House Approves $1.1T Bill to Avoid Government Shutdown, Sends Bill to Senate
The measure was narrowly approved, 219-206.
— -- Just hours before a midnight deadline approached, the House of Representatives voted to approve a $1.1 trillion spending package to keep the federal government open -- sending the measure over to the Senate for final passage.
The House voted 219-206 to approve the measure with 57 Democrats joining 162 Republicans to pass the package.
At the conclusion of the House vote, House Speaker John Boehner, said “My job tonight is to say thank you and Merry Christmas.”
The House and Senate approved a 48-hour continuing resolution to keep the government open so the Senate has time to pass the measure without shutting down the government. If a time agreement is reached, the Senate could vote on the funding measure as soon as Friday evening. If not, a Senate vote could be pushed into Monday.
If approved by the Senate, the spending measure would fund most of the federal government, except for the Department of Homeland Security, through September of next year. The Department of Homeland Security would only be funded through February 27, a move that allows lawmakers to revisit ways to counter President Obama’s executive action on immigration.
The vote capped off a day of high-stakes drama as House lawmakers scrambled to gather enough votes after the deal was in jeopardy due to Democratic unease with last minute provisions added to the bill.
Democratic lawmakers, led by House Minority Leader Nancy Pelosi, were angry about measures that weakened campaign finance rules and rolled back limits on Wall Street banks. White House Chief of Staff Denis McDonough was dispatched to meet with House Democrats late Thursday, urging them to vote in favor of the so-called “cromnibus” package.
At the end of an hours long meeting with her Democratic colleagues, Pelosi urged her colleagues to stand their ground.
"I'm giving you the leverage to do whatever you have to do. We have enough votes to show them never to do this again,” Pelosi said.
President Obama, Vice President Joe Biden, Cabinet members and other senior administration officials lit up the phones across Capitol Hill Thursday -- urging Democrats to pass a spending bill and avert a government shutdown.
It was a moment of unusual drama.
The initial vote on the spending measure was scheduled for 2:30 p.m., but the House remained in a holding pattern through the early evening with Democrats twisting arms and persuading lawmakers to support the plan that would keep the government running and avoid a shutdown before a midnight deadline. It was a bipartisan problem: Conservatives are opposing the measure because it doesn’t do enough to stop President Obama’s immigration order. Liberals are opposed, too.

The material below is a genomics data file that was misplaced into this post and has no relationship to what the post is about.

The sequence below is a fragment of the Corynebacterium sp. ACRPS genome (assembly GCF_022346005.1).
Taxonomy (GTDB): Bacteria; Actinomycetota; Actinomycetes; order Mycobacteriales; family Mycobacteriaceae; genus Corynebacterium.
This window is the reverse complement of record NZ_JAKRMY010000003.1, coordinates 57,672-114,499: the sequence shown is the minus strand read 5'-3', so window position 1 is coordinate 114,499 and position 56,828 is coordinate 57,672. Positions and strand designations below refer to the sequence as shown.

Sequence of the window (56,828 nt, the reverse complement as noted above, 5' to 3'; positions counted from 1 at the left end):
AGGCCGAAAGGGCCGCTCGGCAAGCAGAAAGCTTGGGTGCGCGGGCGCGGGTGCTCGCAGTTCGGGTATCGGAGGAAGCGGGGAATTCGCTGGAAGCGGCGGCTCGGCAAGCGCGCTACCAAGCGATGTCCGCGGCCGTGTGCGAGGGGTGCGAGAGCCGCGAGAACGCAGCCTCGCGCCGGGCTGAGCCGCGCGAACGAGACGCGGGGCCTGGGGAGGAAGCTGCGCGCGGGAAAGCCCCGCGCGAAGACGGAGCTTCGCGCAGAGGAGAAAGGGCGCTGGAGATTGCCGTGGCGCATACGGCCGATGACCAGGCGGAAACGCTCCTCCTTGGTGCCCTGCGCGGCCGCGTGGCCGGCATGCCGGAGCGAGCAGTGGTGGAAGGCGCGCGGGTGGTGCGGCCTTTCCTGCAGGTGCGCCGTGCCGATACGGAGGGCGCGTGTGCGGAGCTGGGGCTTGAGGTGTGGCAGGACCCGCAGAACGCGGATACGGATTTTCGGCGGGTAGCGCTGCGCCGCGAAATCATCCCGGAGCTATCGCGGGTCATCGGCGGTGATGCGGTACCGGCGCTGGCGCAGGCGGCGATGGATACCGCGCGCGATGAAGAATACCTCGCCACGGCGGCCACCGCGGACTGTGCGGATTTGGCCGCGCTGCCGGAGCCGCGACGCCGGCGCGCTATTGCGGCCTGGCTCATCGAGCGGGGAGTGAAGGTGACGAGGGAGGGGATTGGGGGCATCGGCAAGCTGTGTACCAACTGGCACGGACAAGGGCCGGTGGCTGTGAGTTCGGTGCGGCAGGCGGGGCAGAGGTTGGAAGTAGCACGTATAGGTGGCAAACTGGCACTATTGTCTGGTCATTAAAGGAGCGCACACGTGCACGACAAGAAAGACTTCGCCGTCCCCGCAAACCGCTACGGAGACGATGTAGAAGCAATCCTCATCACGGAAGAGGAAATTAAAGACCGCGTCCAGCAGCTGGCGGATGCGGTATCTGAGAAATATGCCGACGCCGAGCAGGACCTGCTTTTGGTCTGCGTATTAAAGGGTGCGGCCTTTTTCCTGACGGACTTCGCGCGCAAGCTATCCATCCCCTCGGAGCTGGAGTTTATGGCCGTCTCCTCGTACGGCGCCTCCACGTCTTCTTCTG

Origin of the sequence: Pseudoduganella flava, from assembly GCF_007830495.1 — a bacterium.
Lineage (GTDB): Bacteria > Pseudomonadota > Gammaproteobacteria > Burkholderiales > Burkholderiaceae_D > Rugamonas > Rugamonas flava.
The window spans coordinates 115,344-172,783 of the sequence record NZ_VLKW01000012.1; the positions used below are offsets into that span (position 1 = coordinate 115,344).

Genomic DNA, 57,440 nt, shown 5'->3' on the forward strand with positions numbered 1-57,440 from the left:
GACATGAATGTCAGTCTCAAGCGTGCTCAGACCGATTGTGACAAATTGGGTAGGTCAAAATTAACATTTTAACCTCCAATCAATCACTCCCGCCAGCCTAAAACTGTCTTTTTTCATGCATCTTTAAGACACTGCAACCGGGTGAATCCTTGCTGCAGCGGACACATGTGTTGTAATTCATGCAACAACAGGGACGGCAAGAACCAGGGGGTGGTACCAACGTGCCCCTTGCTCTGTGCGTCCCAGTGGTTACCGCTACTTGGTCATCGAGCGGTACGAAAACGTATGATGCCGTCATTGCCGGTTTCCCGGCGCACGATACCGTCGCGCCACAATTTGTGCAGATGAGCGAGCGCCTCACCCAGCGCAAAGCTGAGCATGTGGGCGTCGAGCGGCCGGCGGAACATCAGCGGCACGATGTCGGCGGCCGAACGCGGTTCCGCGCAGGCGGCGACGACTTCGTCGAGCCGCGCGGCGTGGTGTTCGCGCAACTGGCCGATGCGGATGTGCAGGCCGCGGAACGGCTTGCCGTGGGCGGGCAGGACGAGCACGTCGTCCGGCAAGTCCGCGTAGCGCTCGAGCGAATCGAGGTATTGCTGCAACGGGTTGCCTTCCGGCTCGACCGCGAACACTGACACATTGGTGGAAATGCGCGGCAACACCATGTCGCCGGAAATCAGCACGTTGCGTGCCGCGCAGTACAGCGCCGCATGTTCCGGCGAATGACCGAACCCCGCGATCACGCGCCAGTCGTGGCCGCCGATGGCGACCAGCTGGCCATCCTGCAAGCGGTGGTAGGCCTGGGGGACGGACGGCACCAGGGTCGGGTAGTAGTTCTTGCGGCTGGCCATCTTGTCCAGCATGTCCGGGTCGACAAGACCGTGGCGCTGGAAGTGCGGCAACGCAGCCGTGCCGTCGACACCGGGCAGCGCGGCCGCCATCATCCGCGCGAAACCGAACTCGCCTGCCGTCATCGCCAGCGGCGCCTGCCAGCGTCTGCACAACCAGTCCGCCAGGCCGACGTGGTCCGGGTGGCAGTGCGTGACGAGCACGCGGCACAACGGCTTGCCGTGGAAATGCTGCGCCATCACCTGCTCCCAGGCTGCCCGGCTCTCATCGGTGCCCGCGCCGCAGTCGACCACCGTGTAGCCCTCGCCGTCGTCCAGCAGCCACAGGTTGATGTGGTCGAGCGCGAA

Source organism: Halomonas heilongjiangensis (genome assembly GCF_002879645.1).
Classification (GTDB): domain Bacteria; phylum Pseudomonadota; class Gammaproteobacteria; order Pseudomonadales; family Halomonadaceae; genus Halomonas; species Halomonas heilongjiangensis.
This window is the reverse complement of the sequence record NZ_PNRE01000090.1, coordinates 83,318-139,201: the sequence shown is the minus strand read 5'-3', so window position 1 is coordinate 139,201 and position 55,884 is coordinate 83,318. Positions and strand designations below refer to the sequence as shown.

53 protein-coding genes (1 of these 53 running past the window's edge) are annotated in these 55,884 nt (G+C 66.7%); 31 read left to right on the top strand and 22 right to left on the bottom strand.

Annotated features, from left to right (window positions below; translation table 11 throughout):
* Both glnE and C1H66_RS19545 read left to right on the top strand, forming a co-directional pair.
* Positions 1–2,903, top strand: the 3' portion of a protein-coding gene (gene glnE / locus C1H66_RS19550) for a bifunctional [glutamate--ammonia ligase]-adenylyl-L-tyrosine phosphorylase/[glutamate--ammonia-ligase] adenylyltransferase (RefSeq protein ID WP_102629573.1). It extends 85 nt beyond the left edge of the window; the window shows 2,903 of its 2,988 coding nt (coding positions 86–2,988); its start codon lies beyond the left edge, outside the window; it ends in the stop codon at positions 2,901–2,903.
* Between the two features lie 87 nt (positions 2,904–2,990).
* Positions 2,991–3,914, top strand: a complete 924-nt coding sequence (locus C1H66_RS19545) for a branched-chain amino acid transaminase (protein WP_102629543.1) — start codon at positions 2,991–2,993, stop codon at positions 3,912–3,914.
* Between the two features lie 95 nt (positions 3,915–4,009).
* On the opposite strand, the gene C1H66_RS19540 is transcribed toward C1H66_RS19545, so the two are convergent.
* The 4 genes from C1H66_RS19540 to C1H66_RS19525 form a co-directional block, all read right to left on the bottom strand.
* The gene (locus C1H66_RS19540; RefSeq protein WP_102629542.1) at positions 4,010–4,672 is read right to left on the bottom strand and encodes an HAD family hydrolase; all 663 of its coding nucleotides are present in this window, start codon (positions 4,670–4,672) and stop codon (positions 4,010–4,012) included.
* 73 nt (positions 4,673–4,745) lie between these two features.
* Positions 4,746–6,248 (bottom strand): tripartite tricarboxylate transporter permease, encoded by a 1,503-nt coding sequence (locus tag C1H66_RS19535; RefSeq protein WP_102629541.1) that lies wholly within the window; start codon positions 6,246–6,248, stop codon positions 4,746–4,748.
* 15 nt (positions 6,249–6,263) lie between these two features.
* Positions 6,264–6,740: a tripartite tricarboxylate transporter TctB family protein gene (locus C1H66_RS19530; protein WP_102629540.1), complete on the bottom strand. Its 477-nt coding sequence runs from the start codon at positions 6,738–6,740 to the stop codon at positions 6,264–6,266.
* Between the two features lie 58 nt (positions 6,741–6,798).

“If we don’t get finished today, we’re going to be here until Christmas,” Boehner told ABC News at a news conference. “You all know how this process works.”
On the floor of the U.S. Senate today, Sen. Elizabeth Warren, D-Mass., criticized provisions of the spending bill that she says favor Wall Street interests.
“A vote for this bill is a vote for future taxpayer bailouts of Wall Street,” Warren said in a feisty speech. “Why in the last minute as you head out the door and a spending bill must be passed are you making it a priority to do Wall Street’s bidding? Who do you work for: Wall Street or the American people?”
Warren, who is often mentioned as a potential 2016 Democratic presidential contender, added, “It is time for all of us to stand up and fight.”
Earlier today, the House voted 214-212 to pass a procedural vote to advance to debate on the bill, popularly known as the Cromnibus.
Michigan GOP Rep. Kerry Bentivolio, a former Santa impersonator and reindeer farmer, cast the deciding ballot after flipping his vote to push Republicans over the top.
Meanwhile, the Obama administration has alerted all federal agencies to dust off their contingency plans for a government shutdown “out of an abundance of caution,” an OMB official told ABC News.
On a conference call this afternoon, the Office of Management and Budget asked agencies to “take steps to prepare for all contingencies, including a potential lapse in funding.”
But the official suggested that the administration still sees that scenario as unlikely, noting both the omnibus legislation before Congress and various shorter-term back-up plans.
ABC’s John Parkinson and Devin Dwyer contributed reporting.
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